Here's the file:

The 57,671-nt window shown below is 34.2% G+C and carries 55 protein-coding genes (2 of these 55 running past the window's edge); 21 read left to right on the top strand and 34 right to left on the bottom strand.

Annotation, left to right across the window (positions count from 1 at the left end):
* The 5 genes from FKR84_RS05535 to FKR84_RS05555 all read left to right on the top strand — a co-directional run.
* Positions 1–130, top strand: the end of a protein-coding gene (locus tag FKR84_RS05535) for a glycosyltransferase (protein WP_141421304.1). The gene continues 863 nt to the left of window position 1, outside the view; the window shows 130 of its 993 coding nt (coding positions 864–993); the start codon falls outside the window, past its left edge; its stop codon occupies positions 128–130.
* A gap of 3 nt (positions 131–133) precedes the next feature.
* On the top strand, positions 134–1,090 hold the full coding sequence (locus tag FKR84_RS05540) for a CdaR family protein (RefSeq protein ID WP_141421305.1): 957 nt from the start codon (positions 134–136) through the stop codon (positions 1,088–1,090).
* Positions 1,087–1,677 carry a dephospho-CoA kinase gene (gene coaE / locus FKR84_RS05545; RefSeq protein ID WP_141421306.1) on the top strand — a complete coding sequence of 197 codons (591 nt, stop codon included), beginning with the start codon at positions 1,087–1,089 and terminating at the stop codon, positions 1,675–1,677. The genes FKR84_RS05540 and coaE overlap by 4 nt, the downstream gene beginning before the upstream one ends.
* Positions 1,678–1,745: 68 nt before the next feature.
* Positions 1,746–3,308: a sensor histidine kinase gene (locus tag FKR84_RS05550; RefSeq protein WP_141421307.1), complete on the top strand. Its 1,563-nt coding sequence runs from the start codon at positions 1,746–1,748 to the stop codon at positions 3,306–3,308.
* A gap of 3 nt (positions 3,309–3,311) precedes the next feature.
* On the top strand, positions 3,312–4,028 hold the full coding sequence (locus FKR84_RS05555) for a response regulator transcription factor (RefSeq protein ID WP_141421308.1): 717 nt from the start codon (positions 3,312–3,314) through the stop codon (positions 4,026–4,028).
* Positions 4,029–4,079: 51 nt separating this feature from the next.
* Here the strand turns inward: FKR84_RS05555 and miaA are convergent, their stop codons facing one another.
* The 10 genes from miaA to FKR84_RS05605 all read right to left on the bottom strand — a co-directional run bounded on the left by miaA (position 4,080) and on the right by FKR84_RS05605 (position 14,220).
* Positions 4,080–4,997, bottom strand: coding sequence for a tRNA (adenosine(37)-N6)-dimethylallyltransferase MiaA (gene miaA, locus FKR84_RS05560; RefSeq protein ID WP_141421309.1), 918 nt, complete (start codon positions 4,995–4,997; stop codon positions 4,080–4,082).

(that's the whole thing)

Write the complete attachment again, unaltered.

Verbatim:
The 57,671-nt window shown below is 34.2% G+C and carries 55 protein-coding genes (2 of these 55 running past the window's edge); 21 read left to right on the top strand and 34 right to left on the bottom strand.

Annotation, left to right across the window (positions count from 1 at the left end):
* The 5 genes from FKR84_RS05535 to FKR84_RS05555 all read left to right on the top strand — a co-directional run.
* Positions 1–130, top strand: the end of a protein-coding gene (locus tag FKR84_RS05535) for a glycosyltransferase (protein WP_141421304.1). The gene continues 863 nt to the left of window position 1, outside the view; the window shows 130 of its 993 coding nt (coding positions 864–993); the start codon falls outside the window, past its left edge; its stop codon occupies positions 128–130.
* A gap of 3 nt (positions 131–133) precedes the next feature.
* On the top strand, positions 134–1,090 hold the full coding sequence (locus tag FKR84_RS05540) for a CdaR family protein (RefSeq protein ID WP_141421305.1): 957 nt from the start codon (positions 134–136) through the stop codon (positions 1,088–1,090).
* Positions 1,087–1,677 carry a dephospho-CoA kinase gene (gene coaE / locus FKR84_RS05545; RefSeq protein ID WP_141421306.1) on the top strand — a complete coding sequence of 197 codons (591 nt, stop codon included), beginning with the start codon at positions 1,087–1,089 and terminating at the stop codon, positions 1,675–1,677. The genes FKR84_RS05540 and coaE overlap by 4 nt, the downstream gene beginning before the upstream one ends.
* Positions 1,678–1,745: 68 nt before the next feature.
* Positions 1,746–3,308: a sensor histidine kinase gene (locus tag FKR84_RS05550; RefSeq protein WP_141421307.1), complete on the top strand. Its 1,563-nt coding sequence runs from the start codon at positions 1,746–1,748 to the stop codon at positions 3,306–3,308.
* A gap of 3 nt (positions 3,309–3,311) precedes the next feature.
* On the top strand, positions 3,312–4,028 hold the full coding sequence (locus FKR84_RS05555) for a response regulator transcription factor (RefSeq protein ID WP_141421308.1): 717 nt from the start codon (positions 3,312–3,314) through the stop codon (positions 4,026–4,028).
* Positions 4,029–4,079: 51 nt separating this feature from the next.
* Here the strand turns inward: FKR84_RS05555 and miaA are convergent, their stop codons facing one another.
* The 10 genes from miaA to FKR84_RS05605 all read right to left on the bottom strand — a co-directional run bounded on the left by miaA (position 4,080) and on the right by FKR84_RS05605 (position 14,220).
* Positions 4,080–4,997, bottom strand: coding sequence for a tRNA (adenosine(37)-N6)-dimethylallyltransferase MiaA (gene miaA, locus FKR84_RS05560; RefSeq protein ID WP_141421309.1), 918 nt, complete (start codon positions 4,995–4,997; stop codon positions 4,080–4,082).